Petro Poroshenko was born on 26 September 1965 in the city of Bolhrad, Odesa Oblast, near the Ukrainian-Moldovan border and near the Danube Delta. He debuted in big politics in March 1998, when he was elected to the Verkhovna Rada from a first-past-the-post constituency in Vinnytsya Oblast. At that time, Poroshenko was a member of the Social Democratic Party-united (SDPU-o) led by Viktor Medvedchuk and was on its Political Bureau. In 2000, Poroshenko quit the SDPU-o and formed its own parliamentary caucus, called Solidarity, and a political party called the Party of Solidarity of Ukraine. By the end of 2000 his party joined the Party of Regions of Ukraine (now headed by Yanukovych), of which he become a cochairman. In 2001, Poroshenko left the Party of Regions, recast his former party into a Solidarity Party and joined Yushchenko's Our Ukraine election bloc. Poroshenko become manager of the Our Ukraine parliamentary election staff in 2002 and, after being elected to the Verkhovna Rada in March 2002, became head of the Budget Committee.
Poroshenko, who was deputy manager of Yushchenko's presidential campaign in 2004, is generally described as a very influential person in the Yushchenko entourage and seen as a moderate, particularly in comparison with radical populist Tymoshenko. Although Poroshenko has kept a low profile in politics so far, his maneuverings in party politics and the Verkhovna Rada have demonstrated as a minimum that he is capable of forging political alliances with oligarchic groups, a talent that no doubt boosts his stock as a potential prime minister. Poroshenko's very good political relations with parliamentary speaker Volodymyr Lytvyn are also an advantage, especially as Lytvyn's 30-strong Popular Agrarian Party parliamentary caucus is tapped to join a pro-Yushchenko coalition in parliament, while Lytvyn himself, whose political stature has risen noticeably during the 2004 election standoff, is expected to guarantee the stability of the pro-Yushchenko parliamentary coalition in the first year of his presidency.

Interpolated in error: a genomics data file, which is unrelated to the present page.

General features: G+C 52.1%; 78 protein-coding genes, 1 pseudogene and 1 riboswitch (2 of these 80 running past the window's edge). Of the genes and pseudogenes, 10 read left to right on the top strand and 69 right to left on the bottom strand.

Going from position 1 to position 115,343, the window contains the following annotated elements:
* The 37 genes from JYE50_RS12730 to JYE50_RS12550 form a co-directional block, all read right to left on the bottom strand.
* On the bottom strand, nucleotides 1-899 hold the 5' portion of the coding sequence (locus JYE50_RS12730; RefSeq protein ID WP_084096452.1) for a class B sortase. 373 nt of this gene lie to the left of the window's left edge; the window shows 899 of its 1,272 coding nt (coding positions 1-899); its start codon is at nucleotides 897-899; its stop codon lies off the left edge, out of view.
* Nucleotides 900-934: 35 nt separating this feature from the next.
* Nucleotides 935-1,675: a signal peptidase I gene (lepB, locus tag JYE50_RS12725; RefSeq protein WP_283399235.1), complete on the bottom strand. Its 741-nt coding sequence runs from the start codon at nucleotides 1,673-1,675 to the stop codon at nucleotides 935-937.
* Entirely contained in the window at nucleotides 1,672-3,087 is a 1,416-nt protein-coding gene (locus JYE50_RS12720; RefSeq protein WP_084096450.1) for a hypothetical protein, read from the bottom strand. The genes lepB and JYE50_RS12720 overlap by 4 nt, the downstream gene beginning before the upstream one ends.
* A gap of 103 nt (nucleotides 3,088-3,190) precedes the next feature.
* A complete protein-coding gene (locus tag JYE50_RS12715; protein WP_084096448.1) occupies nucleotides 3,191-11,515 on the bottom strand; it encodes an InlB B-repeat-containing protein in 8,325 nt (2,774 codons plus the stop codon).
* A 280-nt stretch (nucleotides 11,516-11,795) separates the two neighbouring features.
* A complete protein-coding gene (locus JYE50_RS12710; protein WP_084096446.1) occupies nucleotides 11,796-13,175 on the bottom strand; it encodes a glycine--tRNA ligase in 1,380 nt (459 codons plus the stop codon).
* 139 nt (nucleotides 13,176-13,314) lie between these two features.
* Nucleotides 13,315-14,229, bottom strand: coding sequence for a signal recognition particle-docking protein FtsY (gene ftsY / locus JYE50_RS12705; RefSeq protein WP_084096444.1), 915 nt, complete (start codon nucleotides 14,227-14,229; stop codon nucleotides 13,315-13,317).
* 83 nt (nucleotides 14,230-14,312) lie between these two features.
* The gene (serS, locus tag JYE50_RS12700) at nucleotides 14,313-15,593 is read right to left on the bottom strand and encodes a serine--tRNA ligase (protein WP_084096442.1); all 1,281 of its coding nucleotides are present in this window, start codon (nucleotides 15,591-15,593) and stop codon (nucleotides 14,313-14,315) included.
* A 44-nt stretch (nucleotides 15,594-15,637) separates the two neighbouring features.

What can be seen as Poroshenko's most serious shortcoming as a candidate for the top cabinet job is his strong business connections, despite the fact that he may be "formally" free of them. Too many businessmen in Ukraine seem to perceive Yushchenko's victory as an opportunity for revenge against the oligarchs who supported the Kuchma-Yanukovych regime and for a "redivision" of the spheres of economic influence under the new regime. Therefore, Poroshenko may not be totally free of the temptation to mete out "economic justice" and promote his "wronged" associates to the posts and benefits they were denied during the era of President Leonid Kuchma.
In other words, Yushchenko will think long and hard before deciding on the nomination of Poroshenko to the post of prime minister. Because Yushchenko does not need a war with Ukrainian oligarchs, but their cooperation, primarily in replenishing the state budget. Poroshenko said in a press interview in mid-2004 that it is quite possible for the Ukrainian budget to immediately have annual revenues of 100 billion hryvnyas ($19 billion) by recovering part of the money from the shadow economic sector. (The budget revenues projected for 2005 stand at 86.5 billion hryvnyas.) Arguably, to make this happen, the government needs to cajole the old oligarchs into leaving the shadow economy rather than to replace them with new ones, "wronged" or not.